Why I love it
A glamorous vacation on a luxury yacht? Lavish dinner parties and fascinating conversation? And how about that nice lady in Cabin 10?
But one of the passengers has gone missing!
As a huge Agatha Christie fan, I adore these types of mysteries: A boat full of people, each with their own secrets. No way for anyone guilty (or innocent) to escape in middle of the ocean. A crime that can't be verified. And a narrator that you might be able to trust.
In fact, reading this book reminded me a bit of Death on the Nile for the modern age. But in The Woman in Cabin 10, the boat is a state-of-the art cruise ship on its maiden voyage in the North Sea. And, of course, instead of a Belgian detective solving the crime, there's a U.K. travel journalist handling a lot more thrills, chills, and action.
There's also an intriguing psychological aspect to this book. As our protagonist Lo Blacklock discovers that no one believes her account of a crime she thinks she witnessed, she struggles with cycles of disbelief and self-doubt as she decides what to do next. Armed only with her reporter's investigative skills and a very small clue, she is determined to solve the mystery before the boat reaches its destination.
The author, up-and-coming novelist Ruth Ware, teases out each twist and turn just enough, so everything you read could possibly have something to do with whatever it is that's actually happening on the boat. But she isn't going to let you in on the answer until the end. It was so much fun trying to figure out the mystery! The answer was ten times more interesting than any of my running theories. I hope you and your little grey cells enjoy it, too.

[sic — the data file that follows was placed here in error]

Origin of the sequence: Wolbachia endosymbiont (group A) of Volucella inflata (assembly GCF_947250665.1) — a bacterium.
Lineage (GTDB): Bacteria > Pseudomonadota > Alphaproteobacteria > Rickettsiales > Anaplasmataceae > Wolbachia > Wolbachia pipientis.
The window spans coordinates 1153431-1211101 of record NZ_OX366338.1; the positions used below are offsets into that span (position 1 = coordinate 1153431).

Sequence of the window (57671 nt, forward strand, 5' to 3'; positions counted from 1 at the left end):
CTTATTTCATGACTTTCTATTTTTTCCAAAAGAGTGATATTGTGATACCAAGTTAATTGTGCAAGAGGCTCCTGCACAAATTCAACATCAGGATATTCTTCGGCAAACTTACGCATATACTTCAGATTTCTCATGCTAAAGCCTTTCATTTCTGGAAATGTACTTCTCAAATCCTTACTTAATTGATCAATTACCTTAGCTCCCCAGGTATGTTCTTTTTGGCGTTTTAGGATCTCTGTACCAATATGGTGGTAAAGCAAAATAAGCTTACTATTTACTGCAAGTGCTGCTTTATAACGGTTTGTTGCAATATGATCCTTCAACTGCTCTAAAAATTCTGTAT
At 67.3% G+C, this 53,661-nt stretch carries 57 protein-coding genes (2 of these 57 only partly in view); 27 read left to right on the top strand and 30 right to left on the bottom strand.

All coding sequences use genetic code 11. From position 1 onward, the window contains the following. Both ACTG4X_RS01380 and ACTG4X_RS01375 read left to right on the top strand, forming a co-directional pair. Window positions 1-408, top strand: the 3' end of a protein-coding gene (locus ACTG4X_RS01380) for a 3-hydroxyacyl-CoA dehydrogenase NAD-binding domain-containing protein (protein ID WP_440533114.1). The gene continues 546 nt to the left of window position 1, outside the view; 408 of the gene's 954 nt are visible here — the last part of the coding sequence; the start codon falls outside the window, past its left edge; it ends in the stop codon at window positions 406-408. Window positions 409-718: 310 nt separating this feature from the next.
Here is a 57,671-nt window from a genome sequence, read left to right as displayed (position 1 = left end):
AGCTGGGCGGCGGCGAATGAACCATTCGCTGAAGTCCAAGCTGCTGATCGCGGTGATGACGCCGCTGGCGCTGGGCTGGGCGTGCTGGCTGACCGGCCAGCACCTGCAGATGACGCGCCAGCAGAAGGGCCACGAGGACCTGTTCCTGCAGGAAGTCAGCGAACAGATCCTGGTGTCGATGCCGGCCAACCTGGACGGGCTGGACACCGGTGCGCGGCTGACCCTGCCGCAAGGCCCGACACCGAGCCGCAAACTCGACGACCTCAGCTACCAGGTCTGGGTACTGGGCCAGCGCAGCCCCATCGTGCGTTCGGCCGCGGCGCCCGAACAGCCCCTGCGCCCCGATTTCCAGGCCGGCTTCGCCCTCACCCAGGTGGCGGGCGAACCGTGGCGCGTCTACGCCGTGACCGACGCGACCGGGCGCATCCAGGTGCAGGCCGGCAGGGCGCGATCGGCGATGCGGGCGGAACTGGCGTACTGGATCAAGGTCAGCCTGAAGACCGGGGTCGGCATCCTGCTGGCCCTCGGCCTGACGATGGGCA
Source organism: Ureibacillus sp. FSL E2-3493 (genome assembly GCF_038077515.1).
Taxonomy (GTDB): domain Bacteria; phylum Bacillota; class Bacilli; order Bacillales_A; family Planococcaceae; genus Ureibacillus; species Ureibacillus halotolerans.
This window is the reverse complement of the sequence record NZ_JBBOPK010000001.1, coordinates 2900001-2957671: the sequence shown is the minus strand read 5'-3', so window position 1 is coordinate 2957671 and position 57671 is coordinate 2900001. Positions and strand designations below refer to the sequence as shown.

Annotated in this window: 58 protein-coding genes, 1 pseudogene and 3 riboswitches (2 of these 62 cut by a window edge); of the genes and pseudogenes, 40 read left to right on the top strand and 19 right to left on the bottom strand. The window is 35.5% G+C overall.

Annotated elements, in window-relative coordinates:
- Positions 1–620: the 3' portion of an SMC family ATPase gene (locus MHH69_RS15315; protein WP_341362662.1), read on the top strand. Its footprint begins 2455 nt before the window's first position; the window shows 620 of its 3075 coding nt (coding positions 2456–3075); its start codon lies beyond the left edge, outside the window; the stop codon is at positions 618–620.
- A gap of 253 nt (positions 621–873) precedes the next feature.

In this tightly wound, enthralling story reminiscent of Agatha Christie’s works, Lo Blacklock, a journalist who writes for a travel magazine, has just been given the assignment of a lifetime: a week on a luxury cruise with only a handful of cabins. The sky is clear, the waters calm, and the veneered, select guests jovial as the exclusive cruise ship, the Aurora, begins her voyage in the picturesque North Sea. At first, Lo’s stay is nothing but pleasant: The cabins are plush, the dinner parties are sparkling, and the guests are elegant. But as the week wears on, frigid winds whip the deck, gray skies fall, and Lo witnesses what she can only describe as a dark and terrifying nightmare: a woman being thrown overboard. The problem? All passengers remain accounted for—and so, the ship sails on as if nothing has happened, despite Lo’s desperate attempts to convey that something (or someone) has gone terribly, terribly wrong.
With surprising twists, spine-tingling turns, and a setting that proves as uncomfortably claustrophobic as it is eerily beautiful, Ruth Ware offers up another taut and intense read in The Woman in Cabin 10—one that will leave even the most sure-footed reader restlessly uneasy long after the last page is turned.